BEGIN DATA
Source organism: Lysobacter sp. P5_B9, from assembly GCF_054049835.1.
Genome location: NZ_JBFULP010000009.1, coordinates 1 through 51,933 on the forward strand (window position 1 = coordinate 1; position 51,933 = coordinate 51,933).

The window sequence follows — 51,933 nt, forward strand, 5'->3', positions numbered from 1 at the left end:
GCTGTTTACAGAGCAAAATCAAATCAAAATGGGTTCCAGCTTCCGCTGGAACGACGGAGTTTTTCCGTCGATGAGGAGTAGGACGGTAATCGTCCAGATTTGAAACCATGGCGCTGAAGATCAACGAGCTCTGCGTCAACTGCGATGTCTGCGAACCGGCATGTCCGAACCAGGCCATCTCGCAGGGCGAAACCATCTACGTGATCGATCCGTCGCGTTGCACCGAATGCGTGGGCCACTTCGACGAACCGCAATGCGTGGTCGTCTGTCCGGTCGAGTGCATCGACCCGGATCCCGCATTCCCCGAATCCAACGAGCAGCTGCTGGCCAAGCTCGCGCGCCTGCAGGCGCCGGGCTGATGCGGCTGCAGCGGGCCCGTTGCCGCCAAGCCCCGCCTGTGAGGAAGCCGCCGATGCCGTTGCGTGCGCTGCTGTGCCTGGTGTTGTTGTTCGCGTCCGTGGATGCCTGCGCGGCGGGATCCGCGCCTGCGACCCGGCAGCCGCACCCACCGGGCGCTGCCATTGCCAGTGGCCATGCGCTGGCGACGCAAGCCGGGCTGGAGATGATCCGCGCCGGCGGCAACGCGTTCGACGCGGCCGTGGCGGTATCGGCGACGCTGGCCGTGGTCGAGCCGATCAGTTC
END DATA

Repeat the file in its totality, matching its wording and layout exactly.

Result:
Source organism: Lysobacter sp. P5_B9, from assembly GCF_054049835.1.
Genome location: NZ_JBFULP010000009.1, coordinates 1 through 51,933 on the forward strand (window position 1 = coordinate 1; position 51,933 = coordinate 51,933).

The window sequence follows — 51,933 nt, forward strand, 5'->3', positions numbered from 1 at the left end:
GCTGTTTACAGAGCAAAATCAAATCAAAATGGGTTCCAGCTTCCGCTGGAACGACGGAGTTTTTCCGTCGATGAGGAGTAGGACGGTAATCGTCCAGATTTGAAACCATGGCGCTGAAGATCAACGAGCTCTGCGTCAACTGCGATGTCTGCGAACCGGCATGTCCGAACCAGGCCATCTCGCAGGGCGAAACCATCTACGTGATCGATCCGTCGCGTTGCACCGAATGCGTGGGCCACTTCGACGAACCGCAATGCGTGGTCGTCTGTCCGGTCGAGTGCATCGACCCGGATCCCGCATTCCCCGAATCCAACGAGCAGCTGCTGGCCAAGCTCGCGCGCCTGCAGGCGCCGGGCTGATGCGGCTGCAGCGGGCCCGTTGCCGCCAAGCCCCGCCTGTGAGGAAGCCGCCGATGCCGTTGCGTGCGCTGCTGTGCCTGGTGTTGTTGTTCGCGTCCGTGGATGCCTGCGCGGCGGGATCCGCGCCTGCGACCCGGCAGCCGCACCCACCGGGCGCTGCCATTGCCAGTGGCCATGCGCTGGCGACGCAAGCCGGGCTGGAGATGATCCGCGCCGGCGGCAACGCGTTCGACGCGGCCGTGGCGGTATCGGCGACGCTGGCCGTGGTCGAGCCGATCAGTTC